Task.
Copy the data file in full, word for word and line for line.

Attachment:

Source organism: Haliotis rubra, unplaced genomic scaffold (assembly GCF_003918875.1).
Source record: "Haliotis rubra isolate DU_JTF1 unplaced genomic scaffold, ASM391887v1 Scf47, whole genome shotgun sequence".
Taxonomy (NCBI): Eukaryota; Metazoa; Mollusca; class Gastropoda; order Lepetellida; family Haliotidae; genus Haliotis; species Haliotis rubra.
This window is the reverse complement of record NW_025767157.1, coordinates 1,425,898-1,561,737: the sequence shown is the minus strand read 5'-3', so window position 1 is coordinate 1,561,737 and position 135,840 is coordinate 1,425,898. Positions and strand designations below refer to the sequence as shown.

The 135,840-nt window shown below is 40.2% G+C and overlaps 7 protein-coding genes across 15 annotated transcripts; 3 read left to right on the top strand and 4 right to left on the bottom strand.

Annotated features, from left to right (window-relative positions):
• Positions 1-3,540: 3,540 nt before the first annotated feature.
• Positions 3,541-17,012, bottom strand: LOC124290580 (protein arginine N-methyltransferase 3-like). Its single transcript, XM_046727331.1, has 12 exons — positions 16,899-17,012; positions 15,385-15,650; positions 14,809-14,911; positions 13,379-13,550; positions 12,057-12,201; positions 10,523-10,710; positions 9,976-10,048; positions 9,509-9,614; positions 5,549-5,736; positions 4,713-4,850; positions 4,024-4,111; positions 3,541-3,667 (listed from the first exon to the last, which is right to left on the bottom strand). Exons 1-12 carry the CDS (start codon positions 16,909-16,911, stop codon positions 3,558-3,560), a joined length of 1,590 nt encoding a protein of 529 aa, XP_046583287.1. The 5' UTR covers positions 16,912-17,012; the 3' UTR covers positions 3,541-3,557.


Source organism: Haliotis rubra, unplaced genomic scaffold (assembly GCF_003918875.1).
Source record: "Haliotis rubra isolate DU_JTF1 unplaced genomic scaffold, ASM391887v1 Scf47, whole genome shotgun sequence".
Taxonomy (NCBI): Eukaryota; Metazoa; Mollusca; class Gastropoda; order Lepetellida; family Haliotidae; genus Haliotis; species Haliotis rubra.
This window is the reverse complement of record NW_025767157.1, coordinates 1,425,898-1,561,737: the sequence shown is the minus strand read 5'-3', so window position 1 is coordinate 1,561,737 and position 135,840 is coordinate 1,425,898. Positions and strand designations below refer to the sequence as shown.

The 135,840-nt window shown below is 40.2% G+C and overlaps 7 protein-coding genes across 15 annotated transcripts; 3 read left to right on the top strand and 4 right to left on the bottom strand.

Annotated features, from left to right (window-relative positions):
• Positions 1-3,540: 3,540 nt before the first annotated feature.
• Positions 3,541-17,012, bottom strand: LOC124290580 (protein arginine N-methyltransferase 3-like). Its single transcript, XM_046727331.1, has 12 exons — positions 16,899-17,012; positions 15,385-15,650; positions 14,809-14,911; positions 13,379-13,550; positions 12,057-12,201; positions 10,523-10,710; positions 9,976-10,048; positions 9,509-9,614; positions 5,549-5,736; positions 4,713-4,850; positions 4,024-4,111; positions 3,541-3,667 (listed from the first exon to the last, which is right to left on the bottom strand). Exons 1-12 carry the CDS (start codon positions 16,909-16,911, stop codon positions 3,558-3,560), a joined length of 1,590 nt encoding a protein of 529 aa, XP_046583287.1. The 5' UTR covers positions 16,912-17,012; the 3' UTR covers positions 3,541-3,557.